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24-03-2011 | Cardiology | Article

Cardiac troponin T predicts cardiac events in healthy middle-aged people


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MedWire News: Cardiac troponin T (cTnT) levels measured by a highly sensitive assay may predict the risk for adverse cardiac events in middle-aged individuals without a history of cardiovascular disease (CVD), US study results indicate.

The study, which appears in the journal Circulation, was conducted by Christie Ballantyne, (Baylor College of Medicine, Houston, Texas) and colleagues, over a mean period of 10 years.

They found that when a highly-sensitive assay with a detection limit of at least 0.003 µg/l was used, circulating cTnT levels were detected in 66.5% (n=6449) of a group of 9698 CVD-free individuals aged 54-74 years old, reflecting an assay sensitivity 66 times higher than that of currently used fourth-generation assays.

Stratification of the participants into five groups based on cTnT levels, revealed that those with the highest cTnT levels in the group (≥0.014 µg/l) had 2.29-, 7.59-, and 5.95-fold higher 10-year risks for coronary heart disease (CHD), fatal CHD, and heart failure (HF), respectively than those with the lowest levels (<0.003 µg/l).

All-cause mortality risk was almost four times greater in the highest versus lowest group.

The team reports that even the smallest cTnT elevation detectable by highly-sensitive assay (≥0.003 µg/l) led to a significantly increased risk for mortality and HF, reflecting that "cTnT may be an important predictive marker."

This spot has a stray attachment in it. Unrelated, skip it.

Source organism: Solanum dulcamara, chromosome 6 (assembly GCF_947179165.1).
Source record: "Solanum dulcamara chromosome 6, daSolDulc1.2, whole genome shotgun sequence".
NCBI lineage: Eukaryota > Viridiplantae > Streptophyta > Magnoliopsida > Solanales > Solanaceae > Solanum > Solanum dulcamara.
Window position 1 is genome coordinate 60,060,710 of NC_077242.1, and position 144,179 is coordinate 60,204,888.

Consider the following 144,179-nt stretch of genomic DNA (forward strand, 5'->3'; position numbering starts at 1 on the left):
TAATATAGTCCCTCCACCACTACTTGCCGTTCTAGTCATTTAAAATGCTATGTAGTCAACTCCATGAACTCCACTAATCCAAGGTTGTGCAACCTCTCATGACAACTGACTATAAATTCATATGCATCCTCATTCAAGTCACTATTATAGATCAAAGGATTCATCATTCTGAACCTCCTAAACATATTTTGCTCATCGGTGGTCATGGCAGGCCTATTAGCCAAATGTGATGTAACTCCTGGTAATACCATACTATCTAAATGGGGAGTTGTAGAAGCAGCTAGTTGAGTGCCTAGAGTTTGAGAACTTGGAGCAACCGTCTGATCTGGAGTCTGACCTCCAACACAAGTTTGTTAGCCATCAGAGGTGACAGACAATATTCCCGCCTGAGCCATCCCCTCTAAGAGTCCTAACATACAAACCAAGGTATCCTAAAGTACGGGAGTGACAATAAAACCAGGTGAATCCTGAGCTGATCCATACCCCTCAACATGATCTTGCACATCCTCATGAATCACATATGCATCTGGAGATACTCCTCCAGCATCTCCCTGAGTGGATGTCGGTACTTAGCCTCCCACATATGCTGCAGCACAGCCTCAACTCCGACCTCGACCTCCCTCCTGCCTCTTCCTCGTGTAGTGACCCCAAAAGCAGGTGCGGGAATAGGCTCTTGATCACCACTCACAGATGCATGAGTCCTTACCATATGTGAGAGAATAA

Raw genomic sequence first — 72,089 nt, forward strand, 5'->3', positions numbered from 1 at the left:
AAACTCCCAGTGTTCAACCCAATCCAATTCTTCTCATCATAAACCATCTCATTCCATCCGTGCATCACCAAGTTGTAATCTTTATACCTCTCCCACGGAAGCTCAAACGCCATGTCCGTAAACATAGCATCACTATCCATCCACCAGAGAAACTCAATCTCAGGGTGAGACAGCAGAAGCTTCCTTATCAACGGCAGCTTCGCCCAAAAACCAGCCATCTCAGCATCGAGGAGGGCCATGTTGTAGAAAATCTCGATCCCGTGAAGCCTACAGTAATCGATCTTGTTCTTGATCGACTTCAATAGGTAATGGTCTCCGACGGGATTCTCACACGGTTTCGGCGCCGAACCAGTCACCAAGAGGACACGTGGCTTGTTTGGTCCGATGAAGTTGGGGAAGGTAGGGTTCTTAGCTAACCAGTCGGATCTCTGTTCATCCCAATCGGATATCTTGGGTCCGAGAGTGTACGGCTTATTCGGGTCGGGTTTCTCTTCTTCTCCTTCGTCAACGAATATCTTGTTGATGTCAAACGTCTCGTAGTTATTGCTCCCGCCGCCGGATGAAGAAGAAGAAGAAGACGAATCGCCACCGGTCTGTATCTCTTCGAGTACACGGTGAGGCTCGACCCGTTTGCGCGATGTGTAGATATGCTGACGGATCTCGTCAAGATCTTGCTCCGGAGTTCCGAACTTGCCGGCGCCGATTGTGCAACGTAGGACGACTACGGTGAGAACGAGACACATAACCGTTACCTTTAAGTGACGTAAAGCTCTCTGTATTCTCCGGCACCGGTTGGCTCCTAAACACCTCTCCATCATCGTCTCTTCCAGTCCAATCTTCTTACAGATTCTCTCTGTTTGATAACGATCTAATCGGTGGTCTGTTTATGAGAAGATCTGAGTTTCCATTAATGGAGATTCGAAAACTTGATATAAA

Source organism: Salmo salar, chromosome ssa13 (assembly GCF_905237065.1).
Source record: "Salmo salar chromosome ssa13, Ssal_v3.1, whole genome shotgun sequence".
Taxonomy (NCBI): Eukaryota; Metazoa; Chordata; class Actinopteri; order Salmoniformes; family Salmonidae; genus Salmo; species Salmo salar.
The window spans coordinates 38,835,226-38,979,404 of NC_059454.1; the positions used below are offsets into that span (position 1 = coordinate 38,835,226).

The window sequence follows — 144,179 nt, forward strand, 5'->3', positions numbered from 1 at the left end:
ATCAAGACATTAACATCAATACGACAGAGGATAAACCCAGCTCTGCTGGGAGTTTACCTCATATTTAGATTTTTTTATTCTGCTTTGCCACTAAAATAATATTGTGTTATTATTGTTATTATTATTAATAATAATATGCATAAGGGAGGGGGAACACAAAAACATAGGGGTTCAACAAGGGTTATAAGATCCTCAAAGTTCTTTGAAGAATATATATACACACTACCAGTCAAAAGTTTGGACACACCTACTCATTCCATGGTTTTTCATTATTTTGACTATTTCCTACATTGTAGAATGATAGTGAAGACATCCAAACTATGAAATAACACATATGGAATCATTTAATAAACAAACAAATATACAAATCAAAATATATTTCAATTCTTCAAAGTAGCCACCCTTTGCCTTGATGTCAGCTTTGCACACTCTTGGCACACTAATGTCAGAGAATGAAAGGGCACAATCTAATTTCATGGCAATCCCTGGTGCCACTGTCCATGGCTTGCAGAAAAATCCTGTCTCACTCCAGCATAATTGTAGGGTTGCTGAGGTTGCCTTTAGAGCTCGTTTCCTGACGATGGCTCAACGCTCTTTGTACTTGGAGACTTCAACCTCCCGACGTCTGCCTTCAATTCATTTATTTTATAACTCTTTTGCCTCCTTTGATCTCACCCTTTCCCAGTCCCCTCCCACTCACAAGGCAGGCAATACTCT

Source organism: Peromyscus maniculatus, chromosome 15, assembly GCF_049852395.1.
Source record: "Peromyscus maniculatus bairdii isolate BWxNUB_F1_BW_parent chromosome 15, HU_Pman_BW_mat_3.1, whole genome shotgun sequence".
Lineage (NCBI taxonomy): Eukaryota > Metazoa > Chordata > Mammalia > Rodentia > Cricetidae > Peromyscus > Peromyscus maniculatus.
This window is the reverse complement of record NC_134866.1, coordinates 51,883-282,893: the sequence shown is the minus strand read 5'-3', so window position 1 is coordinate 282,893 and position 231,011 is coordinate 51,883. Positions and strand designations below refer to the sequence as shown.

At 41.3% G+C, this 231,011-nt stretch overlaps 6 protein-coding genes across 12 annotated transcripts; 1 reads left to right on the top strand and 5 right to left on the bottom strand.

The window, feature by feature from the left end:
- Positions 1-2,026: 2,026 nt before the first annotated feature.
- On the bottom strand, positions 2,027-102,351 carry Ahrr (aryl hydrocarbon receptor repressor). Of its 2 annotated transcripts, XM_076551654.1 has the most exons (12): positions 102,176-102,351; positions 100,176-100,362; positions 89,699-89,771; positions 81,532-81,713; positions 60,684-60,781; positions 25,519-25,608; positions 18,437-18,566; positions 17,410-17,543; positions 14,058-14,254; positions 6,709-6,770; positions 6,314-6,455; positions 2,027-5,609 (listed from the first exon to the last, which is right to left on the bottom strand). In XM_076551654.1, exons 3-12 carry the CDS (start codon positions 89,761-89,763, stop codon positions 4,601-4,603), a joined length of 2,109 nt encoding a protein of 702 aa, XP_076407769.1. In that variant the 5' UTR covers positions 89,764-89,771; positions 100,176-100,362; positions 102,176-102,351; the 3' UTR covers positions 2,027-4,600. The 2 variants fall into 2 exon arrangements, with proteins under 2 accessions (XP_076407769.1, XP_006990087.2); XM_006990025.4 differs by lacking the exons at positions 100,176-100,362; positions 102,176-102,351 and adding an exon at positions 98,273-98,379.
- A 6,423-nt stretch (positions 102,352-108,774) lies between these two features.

Ballantyne and colleagues remark: "The stronger association of cTnT with death and HF than with CHD suggests that this biomarker predicts structural heart disease events to a greater extent than atherosclerotic events."

Further analysis revealed that the addition of cTnT elevation as a variable in CVD risk prediction models significantly improved the predictive accuracy of models, such as the ARIC (Atherosclerosis Risk in Communities) Coronary Risk Score model.

The degree of improvement observed when cTnT was added to risk models was similar to the effect of N-terminal pro-B type natriuretic peptide in such models, and greater than that of the addition of C-reactive protein.

"As HF prevalence and incidence continue to increase, markers such as cTnT may conceivably identify high-risk individuals and allow early initiation of preventive strategies," say Ballantyne et al.

They conclude: "Better understanding of the adverse mechanisms/processes that cTnT marks or mediates may be useful in targeting therapies."

MedWire ( is an independent clinical news service provided by Springer Healthcare Limited. © Springer Healthcare Ltd; 2011

By Lauretta Ihonor


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